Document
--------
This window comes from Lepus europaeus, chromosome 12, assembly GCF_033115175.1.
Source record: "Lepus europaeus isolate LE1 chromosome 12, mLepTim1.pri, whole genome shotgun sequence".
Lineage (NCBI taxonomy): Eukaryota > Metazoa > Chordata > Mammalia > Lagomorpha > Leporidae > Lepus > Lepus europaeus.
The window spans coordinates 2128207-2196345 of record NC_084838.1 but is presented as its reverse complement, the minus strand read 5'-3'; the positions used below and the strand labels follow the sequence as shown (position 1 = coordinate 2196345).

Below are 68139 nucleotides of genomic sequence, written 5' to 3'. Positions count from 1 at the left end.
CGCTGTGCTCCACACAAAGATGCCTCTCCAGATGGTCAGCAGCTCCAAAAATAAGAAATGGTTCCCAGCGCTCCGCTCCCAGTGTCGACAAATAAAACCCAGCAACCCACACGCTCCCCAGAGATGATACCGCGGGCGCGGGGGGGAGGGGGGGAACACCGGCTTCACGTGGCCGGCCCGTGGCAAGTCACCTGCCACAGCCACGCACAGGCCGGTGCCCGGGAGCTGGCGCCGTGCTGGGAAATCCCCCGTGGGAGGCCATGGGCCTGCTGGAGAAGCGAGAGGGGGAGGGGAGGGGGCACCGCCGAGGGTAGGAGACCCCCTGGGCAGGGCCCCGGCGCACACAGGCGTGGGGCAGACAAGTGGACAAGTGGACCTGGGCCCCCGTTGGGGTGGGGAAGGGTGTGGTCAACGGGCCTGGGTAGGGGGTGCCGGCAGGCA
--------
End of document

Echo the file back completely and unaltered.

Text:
This window comes from Lepus europaeus, chromosome 12, assembly GCF_033115175.1.
Source record: "Lepus europaeus isolate LE1 chromosome 12, mLepTim1.pri, whole genome shotgun sequence".
Lineage (NCBI taxonomy): Eukaryota > Metazoa > Chordata > Mammalia > Lagomorpha > Leporidae > Lepus > Lepus europaeus.
The window spans coordinates 2128207-2196345 of record NC_084838.1 but is presented as its reverse complement, the minus strand read 5'-3'; the positions used below and the strand labels follow the sequence as shown (position 1 = coordinate 2196345).

Below are 68139 nucleotides of genomic sequence, written 5' to 3'. Positions count from 1 at the left end.
CGCTGTGCTCCACACAAAGATGCCTCTCCAGATGGTCAGCAGCTCCAAAAATAAGAAATGGTTCCCAGCGCTCCGCTCCCAGTGTCGACAAATAAAACCCAGCAACCCACACGCTCCCCAGAGATGATACCGCGGGCGCGGGGGGGAGGGGGGGAACACCGGCTTCACGTGGCCGGCCCGTGGCAAGTCACCTGCCACAGCCACGCACAGGCCGGTGCCCGGGAGCTGGCGCCGTGCTGGGAAATCCCCCGTGGGAGGCCATGGGCCTGCTGGAGAAGCGAGAGGGGGAGGGGAGGGGGCACCGCCGAGGGTAGGAGACCCCCTGGGCAGGGCCCCGGCGCACACAGGCGTGGGGCAGACAAGTGGACAAGTGGACCTGGGCCCCCGTTGGGGTGGGGAAGGGTGTGGTCAACGGGCCTGGGTAGGGGGTGCCGGCAGGCA